[17] The production of L band scintillations requires the simultaneous occurrence of large ionospheric densities and irregularities at the Fresnel length, roughly 350–400 m. This is one reason for GPS scintillations being common at the equatorial anomalies where large plasma densities are driven by dirunal tides and irregularities can be produced by spread F drifts. These features do not occur commonly at midlatitudes. The event described herein occurred in the aftermath of a ionospheric storm similar to the one described in the work of Foster et al. [2002] and by A. J. Coster (personal communication, 2002). The main plume, or SED, had formed over the eastern seaboard of the United States and moved westward when the scintillations and ionospheric gradients were observed. This scenario was further supported by TEC measurements. Figure 2 provides evidence of a trough-like structure aligned longitudinally within a region of S4 enhanced electron density, particularly at the equatorward edge, which is consistent with satellite observations of the ionospheric trough at midlatitudes [Evans et al., 1983]. Recently, Vo and Foster [2001], using radar data, provided similar results for the northeastern United States that show the ionospheric trough positioned over the region of interest with adjacent SED at the equatorward edge.

[18] From the first publication of this data [Ledvina et al., 2002] it is obvious that the strongest scintillations coincide with steep TEC gradients and that the strongest gradients occurred during the main phase of moderate geomagnetic storm when Dst reached a peak negative value of approximately −100 nT. Basu et al. [2001] recently published data taken from Hanscom Air Force Base in the northeastern United States showing VHF and UHF scintillations occurring during two different geomagnetic storms. Basu et al. [2001] show that in each case the onset of the scintillations coincides with the main phase of the storm, suggesting a possible relationship between the two. The relation ship may be the creation of SED accompanied by an ionospheric trough during geomagnetic storms.

[19] During March 2001, J. J. Sojka (personal communication, 2002) demonstrated an occurrence of modest (S4 ≤ 0.2) GPS L1 scintillations correlated with the development of a magnetic storm occurring in the western United States during a geomagnetic storm. In this example the S4 index responds in parallel with the local horizontal magnetic field, which in turn is presumably produced by the development of a ring current. This suggests that penetrating electric fields, associated with the ring current development, are also associated with the development of irregularities.

[20] The contribution of this paper is to show that L band scintillations are created in regions of large ionospheric velocities during the main phase of a geomagnetic storm. These large velocities are suggestive of SAID and the subauroral ion trough. The large velocities may be related to the formation of irregularities at the Fresnel radius that are responsible for L band scintillations. Turbulent flows in the presence of large-velocity shears is a well-known phenomena in virtually all fluids including MHD fluids. Investigating the relation between velocity shear, density gradients, and irregularity formation in the subauroral ionospheric trough should be a feature of further research in this area.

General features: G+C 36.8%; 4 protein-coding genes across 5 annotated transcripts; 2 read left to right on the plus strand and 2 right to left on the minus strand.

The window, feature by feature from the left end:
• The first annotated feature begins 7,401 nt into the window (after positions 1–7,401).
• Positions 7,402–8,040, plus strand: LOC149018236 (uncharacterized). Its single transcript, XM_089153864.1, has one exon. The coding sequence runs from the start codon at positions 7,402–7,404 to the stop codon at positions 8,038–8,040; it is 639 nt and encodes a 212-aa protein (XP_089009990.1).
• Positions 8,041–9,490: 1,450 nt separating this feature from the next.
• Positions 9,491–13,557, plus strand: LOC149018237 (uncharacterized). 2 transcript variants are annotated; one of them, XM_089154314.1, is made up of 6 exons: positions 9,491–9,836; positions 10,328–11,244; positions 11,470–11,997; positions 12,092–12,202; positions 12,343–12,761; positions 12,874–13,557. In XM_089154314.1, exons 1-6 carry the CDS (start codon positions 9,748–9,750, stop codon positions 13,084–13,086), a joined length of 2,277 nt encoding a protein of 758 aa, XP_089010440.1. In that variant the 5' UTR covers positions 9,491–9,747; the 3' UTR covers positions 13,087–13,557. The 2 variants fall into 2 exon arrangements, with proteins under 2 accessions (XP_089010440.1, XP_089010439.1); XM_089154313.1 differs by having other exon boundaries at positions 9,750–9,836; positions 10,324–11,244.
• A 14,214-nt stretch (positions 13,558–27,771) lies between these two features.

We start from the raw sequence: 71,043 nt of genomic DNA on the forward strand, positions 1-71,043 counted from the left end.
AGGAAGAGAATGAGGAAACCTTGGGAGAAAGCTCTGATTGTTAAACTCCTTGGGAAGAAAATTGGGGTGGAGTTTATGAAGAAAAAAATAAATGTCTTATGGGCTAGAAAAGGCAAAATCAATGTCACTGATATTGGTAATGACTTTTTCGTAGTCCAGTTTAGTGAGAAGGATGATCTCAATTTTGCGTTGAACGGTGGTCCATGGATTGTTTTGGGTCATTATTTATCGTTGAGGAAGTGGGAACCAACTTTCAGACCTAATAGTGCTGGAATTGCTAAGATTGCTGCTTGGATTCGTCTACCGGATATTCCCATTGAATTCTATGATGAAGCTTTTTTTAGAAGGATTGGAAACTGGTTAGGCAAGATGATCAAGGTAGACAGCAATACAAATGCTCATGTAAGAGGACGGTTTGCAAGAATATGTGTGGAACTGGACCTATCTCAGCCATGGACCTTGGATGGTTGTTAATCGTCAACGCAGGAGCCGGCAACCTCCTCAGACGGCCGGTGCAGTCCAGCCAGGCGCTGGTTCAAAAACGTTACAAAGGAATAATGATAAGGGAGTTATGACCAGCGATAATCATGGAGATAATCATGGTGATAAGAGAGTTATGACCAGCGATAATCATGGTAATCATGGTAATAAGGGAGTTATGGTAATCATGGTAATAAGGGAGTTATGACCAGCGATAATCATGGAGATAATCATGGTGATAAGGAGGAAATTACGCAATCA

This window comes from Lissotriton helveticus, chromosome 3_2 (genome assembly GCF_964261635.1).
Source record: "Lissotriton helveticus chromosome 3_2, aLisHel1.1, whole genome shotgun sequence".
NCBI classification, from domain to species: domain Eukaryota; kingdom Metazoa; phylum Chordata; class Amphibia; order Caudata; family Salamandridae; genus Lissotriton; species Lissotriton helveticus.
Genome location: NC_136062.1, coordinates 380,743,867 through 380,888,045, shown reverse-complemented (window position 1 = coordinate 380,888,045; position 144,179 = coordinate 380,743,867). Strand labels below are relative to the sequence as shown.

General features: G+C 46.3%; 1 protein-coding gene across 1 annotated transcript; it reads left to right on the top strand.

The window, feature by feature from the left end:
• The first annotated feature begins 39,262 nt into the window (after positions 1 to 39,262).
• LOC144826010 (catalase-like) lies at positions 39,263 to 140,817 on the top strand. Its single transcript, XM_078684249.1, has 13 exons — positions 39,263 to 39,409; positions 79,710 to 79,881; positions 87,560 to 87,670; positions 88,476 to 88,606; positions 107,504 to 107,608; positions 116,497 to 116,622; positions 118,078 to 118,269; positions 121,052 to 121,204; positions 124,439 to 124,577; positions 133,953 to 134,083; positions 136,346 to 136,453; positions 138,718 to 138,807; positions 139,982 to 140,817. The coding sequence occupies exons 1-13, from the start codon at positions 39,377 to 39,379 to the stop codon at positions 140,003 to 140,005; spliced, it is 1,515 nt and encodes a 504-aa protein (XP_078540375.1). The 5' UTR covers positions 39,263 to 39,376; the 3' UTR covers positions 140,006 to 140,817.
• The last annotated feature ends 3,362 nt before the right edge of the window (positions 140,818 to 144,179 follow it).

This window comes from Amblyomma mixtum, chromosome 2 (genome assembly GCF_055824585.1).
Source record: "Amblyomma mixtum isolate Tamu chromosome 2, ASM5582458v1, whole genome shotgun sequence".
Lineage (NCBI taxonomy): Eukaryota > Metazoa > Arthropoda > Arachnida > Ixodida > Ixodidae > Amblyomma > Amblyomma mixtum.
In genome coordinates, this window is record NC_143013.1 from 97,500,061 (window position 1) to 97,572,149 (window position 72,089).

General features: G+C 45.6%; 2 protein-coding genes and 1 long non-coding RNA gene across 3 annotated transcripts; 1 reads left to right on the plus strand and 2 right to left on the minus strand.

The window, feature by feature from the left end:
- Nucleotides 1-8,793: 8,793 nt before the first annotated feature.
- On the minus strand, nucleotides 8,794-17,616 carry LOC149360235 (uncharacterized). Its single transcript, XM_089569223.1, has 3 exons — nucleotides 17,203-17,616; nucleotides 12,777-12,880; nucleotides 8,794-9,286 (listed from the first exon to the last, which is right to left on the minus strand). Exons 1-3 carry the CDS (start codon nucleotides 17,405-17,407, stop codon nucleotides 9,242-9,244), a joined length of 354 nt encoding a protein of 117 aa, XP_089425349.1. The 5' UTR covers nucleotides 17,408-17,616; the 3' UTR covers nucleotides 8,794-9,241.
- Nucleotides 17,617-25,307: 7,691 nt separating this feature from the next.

4. Concluding Remarks

  1. Top of page
  2. Abstract
  3. 1. Introduction
  4. 2. Measurements
  5. 3. Discussion
  6. 4. Concluding Remarks
  7. Acknowledgments
  8. References

[21] We have presented further evidence associated with observations of GPS L1 scintillations at midlatitudes. The L band scintillations occurs during the negative phase of a geomagnetic storm, while the ring current is growing. Measurements of velocity, computed from the 3 dB width of the signal power autocorrelation function and the Fresnel radius, compare favorably with previous studies of subauroral velocities in the midlatitude ionosphere during geomagnetic storms. Velocities of several hundred meters per second were typical and were observed on all four GPS signals investigated.

[22] The formation of irregularities producing the L band scintillations may be related to the large velocities and accompanying velocity shear. However, scintillations also depend on absolute ionospheric density, and a process that both increases ionospheric density, compared to typical values, and produces irregularities in the density is required.

[23] Scintillations of this magnitude and the associated electron density fluctuations can cause considerable problems for commercial GPS receivers. The scintillations can cause the signal power to dip below a detectable level, and the phase fluctuations caused by the time-varying TEC can easily extend outside the bandwidth of tracking loops.

Acknowledgments

  1. Top of page
  2. Abstract
  3. 1. Introduction
  4. 2. Measurements
  5. 3. Discussion
  6. 4. Concluding Remarks
  7. Acknowledgments
  8. References

[24] This research was supported by ONR grant N00014-92-J-1822.

References

  1. Top of page
  2. Abstract
  3. 1. Introduction
  4. 2. Measurements
  5. 3. Discussion
  6. 4. Concluding Remarks
  7. Acknowledgments
  8. References